The data’s starting to come in. And despite its being watered down from what it should have been (single payer is my preference), the Affordable Care Act is working to get more people insured in our country. Which is, you know, what it’s supposed to do.
I was 19 when I met my wife, but it took another decade before I got comfortable with words like “lesbian” and “bisexual.”
Since then, I’ve openly shared my life and relationship in essays for publications like Cosmopolitan and on Bravo television.
Then a funny thing happened this year: Women began coming out to me.
Coming Out Women’s mission statement asserts that all women deserve empowerment, authenticity, and wholeness. That doesn’t begin with having all the answers. It can begin simply with finding someone who will listen. We are all empowered when we project the compassion we seek in others.
“When women first arrive at group,” says Prezbinkowski of those who gather at Coming Out Women, “perhaps after numerous attempts, they know they are ‘coming home.'”
You may have heard that Britain recently legalized same-sex marriage. Hurray to my home country! You may also know that Stephen Fry is like a god to all English people. With that in mind, let’s celebrate the same-sex marriage law with some real talk from the man himself.
Working as a tattoo artist, you no doubt see so many different personalities, all wanting to permanently mark their bodies as a further display of their personal emotions and tastes. Jason Ward has seen it all at the Muscle and Ink tattoo parlor in New Zealand where he inks patrons up at.
But then there is always that one customer who is unlike any other who has ever walked through the parlor doors.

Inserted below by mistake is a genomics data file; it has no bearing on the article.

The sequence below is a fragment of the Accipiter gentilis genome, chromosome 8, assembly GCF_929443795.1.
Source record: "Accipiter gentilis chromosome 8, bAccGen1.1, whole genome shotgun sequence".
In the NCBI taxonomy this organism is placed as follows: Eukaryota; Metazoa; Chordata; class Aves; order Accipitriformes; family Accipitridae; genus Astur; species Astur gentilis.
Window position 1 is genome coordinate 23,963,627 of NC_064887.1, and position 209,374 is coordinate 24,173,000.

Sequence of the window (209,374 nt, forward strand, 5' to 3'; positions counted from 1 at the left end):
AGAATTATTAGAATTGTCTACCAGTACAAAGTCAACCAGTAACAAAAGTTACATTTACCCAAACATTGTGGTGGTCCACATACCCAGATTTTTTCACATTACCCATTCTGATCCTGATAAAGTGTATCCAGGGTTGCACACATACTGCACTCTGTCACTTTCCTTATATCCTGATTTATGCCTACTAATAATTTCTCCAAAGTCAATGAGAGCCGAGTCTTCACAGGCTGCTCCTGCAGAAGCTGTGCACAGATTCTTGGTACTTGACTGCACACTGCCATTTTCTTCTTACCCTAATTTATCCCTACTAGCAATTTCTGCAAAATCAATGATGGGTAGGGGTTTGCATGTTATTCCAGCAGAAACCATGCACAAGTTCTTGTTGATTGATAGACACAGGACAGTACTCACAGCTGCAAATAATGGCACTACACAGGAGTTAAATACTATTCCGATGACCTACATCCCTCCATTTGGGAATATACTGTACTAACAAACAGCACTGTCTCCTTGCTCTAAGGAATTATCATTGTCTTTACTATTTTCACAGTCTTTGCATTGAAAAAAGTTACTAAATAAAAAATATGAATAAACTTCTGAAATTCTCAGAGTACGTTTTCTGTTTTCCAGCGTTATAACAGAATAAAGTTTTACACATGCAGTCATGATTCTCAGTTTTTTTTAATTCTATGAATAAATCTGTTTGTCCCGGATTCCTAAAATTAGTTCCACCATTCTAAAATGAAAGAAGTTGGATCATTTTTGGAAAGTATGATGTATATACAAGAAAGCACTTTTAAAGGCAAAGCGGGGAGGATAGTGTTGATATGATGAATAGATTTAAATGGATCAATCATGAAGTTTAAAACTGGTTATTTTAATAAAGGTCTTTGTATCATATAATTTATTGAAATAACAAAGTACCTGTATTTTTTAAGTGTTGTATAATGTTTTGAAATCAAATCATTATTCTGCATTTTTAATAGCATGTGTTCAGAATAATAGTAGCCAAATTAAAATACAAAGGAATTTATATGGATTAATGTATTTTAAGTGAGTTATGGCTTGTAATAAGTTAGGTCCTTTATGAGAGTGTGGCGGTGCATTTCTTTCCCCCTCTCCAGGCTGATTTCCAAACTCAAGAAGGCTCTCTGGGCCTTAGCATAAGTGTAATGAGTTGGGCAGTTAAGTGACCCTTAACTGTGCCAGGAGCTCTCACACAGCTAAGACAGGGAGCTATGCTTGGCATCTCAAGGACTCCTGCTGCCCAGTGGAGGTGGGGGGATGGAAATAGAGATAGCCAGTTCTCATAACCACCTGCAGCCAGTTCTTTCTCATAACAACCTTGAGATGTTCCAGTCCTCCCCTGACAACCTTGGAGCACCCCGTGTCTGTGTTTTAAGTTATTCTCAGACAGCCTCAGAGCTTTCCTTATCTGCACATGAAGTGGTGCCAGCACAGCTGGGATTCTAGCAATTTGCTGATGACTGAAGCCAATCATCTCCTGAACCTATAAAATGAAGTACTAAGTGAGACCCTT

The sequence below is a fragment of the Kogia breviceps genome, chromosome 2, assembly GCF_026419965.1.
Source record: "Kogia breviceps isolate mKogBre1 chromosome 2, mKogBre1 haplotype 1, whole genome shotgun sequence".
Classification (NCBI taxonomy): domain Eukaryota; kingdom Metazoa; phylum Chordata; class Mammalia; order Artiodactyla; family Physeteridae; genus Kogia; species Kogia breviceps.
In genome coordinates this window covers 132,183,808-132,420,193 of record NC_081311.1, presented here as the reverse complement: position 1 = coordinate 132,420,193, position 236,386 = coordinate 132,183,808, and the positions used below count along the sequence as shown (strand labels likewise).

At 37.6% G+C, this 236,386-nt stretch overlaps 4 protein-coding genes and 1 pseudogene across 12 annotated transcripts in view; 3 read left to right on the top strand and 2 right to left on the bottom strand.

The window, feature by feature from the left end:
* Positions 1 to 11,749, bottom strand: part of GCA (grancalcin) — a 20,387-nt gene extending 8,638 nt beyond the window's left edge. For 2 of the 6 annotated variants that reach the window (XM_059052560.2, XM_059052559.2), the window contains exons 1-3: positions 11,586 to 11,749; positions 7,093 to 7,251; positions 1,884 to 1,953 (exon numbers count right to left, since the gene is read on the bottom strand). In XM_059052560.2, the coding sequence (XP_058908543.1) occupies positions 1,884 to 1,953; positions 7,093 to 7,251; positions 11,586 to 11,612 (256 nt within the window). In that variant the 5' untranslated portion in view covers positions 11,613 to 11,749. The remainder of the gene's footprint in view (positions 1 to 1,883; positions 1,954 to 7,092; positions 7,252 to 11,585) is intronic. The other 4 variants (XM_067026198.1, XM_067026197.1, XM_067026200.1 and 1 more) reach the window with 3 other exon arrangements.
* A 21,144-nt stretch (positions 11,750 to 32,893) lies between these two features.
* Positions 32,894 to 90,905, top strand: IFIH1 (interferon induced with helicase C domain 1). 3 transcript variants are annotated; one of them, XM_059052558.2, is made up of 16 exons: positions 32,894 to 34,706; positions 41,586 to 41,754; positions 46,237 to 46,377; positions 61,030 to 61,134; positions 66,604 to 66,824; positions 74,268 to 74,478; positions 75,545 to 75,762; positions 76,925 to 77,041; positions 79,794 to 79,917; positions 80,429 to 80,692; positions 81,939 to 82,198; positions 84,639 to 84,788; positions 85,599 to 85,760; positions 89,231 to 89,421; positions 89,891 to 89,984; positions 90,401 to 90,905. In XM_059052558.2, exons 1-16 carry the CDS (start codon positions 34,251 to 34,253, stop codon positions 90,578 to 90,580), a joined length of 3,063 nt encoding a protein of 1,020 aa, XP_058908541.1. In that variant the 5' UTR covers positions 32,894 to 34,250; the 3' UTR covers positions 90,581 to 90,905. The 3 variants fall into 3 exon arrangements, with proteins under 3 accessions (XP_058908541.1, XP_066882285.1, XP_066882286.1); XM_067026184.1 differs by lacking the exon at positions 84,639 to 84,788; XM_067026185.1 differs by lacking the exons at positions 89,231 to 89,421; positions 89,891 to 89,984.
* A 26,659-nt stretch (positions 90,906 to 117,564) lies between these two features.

Her name was Suzie. She strolled through the front door one Friday, plopped a pile of temporary tattoos on the front desk and said her request: Put these on my arm.
Jason thought this was pretty darn silly. Here he is in a tattoo parlor and he has a customer asking for fake tattoos to be placed on her arm! But Jason also knew the higher good in this request. He agreed and sat the lady down.
His kind heart did indeed translate over to a very happy Suzie. So much so that Suzie has now made it a routine. Every Friday she will pop in the parlor with a batch of more temporary tattoos for Jason to put on. After they are placed on, she heads to her care facility and shows off her new temporary tattoo designs!
Its become a true highlight for Suzies week. Jason has likely become elated as well when Friday rolls along as he receives some genuine joy from making Suzie so happy.
This just shows that going out of your way and engaging in a good deed that may seem unorthodox on the surface, can truly pay off in a way that really makes this world a pleasant place to live. Share this wonderful story with all your friends and family!
His video series is called Highway Sing-A-Long and here TJ Smith is performing the highly contagious tune Build Me Up Buttercup.
You will have this tune playing all day in your head, as his performance is totally memorable, not to mention a classic! You can feel the fun this guy is having getting down to this tune, and when strangers hear him in the cars next to him they love it as well!